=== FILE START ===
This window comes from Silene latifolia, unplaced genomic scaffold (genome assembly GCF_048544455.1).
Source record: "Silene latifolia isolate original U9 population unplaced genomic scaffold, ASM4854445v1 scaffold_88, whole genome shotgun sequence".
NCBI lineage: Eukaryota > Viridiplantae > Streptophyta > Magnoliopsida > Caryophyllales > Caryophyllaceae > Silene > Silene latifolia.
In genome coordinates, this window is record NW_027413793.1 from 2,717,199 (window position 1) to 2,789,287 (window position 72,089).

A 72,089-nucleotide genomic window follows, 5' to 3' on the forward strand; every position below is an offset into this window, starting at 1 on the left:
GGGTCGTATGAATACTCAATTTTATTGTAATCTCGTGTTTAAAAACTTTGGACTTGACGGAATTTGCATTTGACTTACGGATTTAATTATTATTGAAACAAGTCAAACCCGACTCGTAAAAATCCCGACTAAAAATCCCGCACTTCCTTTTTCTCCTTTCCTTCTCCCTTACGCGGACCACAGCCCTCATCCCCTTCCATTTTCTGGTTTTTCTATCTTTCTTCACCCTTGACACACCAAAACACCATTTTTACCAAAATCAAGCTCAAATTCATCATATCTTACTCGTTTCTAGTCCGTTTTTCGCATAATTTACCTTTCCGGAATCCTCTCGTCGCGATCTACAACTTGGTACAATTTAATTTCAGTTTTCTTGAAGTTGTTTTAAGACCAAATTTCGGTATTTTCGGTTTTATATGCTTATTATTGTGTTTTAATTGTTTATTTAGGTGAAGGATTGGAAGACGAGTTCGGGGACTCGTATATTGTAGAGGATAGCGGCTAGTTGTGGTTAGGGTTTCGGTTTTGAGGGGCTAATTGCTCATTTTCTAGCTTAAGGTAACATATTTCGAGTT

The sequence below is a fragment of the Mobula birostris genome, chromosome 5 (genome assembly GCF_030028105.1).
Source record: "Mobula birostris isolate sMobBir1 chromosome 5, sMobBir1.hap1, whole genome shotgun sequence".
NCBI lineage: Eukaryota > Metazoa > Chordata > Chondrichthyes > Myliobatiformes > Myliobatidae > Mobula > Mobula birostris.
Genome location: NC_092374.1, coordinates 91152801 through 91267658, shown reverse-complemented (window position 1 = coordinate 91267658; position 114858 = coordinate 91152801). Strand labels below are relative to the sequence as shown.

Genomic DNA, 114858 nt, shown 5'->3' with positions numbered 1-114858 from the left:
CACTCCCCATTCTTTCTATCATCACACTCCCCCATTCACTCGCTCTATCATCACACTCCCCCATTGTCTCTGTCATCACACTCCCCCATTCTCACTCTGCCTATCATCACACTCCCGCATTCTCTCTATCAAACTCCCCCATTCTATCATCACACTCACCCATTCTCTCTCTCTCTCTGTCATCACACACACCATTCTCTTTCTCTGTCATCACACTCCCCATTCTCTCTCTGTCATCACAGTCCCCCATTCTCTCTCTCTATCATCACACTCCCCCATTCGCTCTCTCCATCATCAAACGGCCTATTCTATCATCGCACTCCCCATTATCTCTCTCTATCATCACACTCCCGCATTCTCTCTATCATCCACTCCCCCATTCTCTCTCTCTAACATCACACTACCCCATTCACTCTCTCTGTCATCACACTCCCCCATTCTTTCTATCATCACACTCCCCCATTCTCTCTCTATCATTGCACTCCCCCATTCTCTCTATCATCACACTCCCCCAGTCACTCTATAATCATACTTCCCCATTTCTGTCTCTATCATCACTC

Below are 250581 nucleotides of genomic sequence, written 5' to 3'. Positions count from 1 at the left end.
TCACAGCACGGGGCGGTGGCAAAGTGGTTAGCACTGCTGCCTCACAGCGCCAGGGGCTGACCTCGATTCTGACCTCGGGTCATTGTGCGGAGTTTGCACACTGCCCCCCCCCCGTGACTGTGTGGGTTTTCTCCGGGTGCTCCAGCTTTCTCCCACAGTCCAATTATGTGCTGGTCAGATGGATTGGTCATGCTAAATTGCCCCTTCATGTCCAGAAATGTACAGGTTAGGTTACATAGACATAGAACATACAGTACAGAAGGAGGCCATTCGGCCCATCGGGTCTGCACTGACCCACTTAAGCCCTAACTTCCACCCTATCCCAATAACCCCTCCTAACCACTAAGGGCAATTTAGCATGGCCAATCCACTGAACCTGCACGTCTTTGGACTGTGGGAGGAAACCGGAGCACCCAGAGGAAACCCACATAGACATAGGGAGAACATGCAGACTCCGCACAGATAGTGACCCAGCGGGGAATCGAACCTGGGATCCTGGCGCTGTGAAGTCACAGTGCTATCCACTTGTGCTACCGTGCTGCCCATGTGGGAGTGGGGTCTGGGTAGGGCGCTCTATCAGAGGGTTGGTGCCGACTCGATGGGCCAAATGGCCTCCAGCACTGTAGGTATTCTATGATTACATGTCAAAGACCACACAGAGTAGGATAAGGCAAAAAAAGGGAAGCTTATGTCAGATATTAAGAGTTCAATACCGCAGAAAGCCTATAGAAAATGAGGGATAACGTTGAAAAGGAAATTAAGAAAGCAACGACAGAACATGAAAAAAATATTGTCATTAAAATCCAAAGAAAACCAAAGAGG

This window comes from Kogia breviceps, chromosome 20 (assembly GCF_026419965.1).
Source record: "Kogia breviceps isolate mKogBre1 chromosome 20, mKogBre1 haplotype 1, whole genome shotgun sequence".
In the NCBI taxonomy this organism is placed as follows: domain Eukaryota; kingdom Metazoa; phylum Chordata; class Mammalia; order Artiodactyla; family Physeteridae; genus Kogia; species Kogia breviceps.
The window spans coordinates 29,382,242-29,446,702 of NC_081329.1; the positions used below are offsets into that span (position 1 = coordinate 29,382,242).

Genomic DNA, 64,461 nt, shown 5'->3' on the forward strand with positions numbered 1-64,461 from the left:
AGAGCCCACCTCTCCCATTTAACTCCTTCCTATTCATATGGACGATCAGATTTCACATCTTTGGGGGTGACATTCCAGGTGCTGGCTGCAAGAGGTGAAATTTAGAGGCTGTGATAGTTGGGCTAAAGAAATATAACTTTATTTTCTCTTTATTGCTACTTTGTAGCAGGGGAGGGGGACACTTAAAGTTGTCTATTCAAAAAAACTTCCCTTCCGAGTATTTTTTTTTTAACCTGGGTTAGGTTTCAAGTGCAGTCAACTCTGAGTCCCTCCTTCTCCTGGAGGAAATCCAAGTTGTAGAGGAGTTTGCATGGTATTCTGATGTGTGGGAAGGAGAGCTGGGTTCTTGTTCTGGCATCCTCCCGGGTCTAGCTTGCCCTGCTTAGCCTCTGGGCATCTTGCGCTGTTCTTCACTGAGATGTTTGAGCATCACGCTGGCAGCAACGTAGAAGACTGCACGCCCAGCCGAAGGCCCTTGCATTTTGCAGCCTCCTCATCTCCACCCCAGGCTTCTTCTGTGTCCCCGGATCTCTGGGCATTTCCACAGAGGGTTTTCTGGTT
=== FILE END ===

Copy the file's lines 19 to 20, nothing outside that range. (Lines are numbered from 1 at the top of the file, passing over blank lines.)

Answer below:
Genomic DNA, 64,461 nt, shown 5'->3' on the forward strand with positions numbered 1-64,461 from the left:
AGAGCCCACCTCTCCCATTTAACTCCTTCCTATTCATATGGACGATCAGATTTCACATCTTTGGGGGTGACATTCCAGGTGCTGGCTGCAAGAGGTGAAATTTAGAGGCTGTGATAGTTGGGCTAAAGAAATATAACTTTATTTTCTCTTTATTGCTACTTTGTAGCAGGGGAGGGGGACACTTAAAGTTGTCTATTCAAAAAAACTTCCCTTCCGAGTATTTTTTTTTTAACCTGGGTTAGGTTTCAAGTGCAGTCAACTCTGAGTCCCTCCTTCTCCTGGAGGAAATCCAAGTTGTAGAGGAGTTTGCATGGTATTCTGATGTGTGGGAAGGAGAGCTGGGTTCTTGTTCTGGCATCCTCCCGGGTCTAGCTTGCCCTGCTTAGCCTCTGGGCATCTTGCGCTGTTCTTCACTGAGATGTTTGAGCATCACGCTGGCAGCAACGTAGAAGACTGCACGCCCAGCCGAAGGCCCTTGCATTTTGCAGCCTCCTCATCTCCACCCCAGGCTTCTTCTGTGTCCCCGGATCTCTGGGCATTTCCACAGAGGGTTTTCTGGTT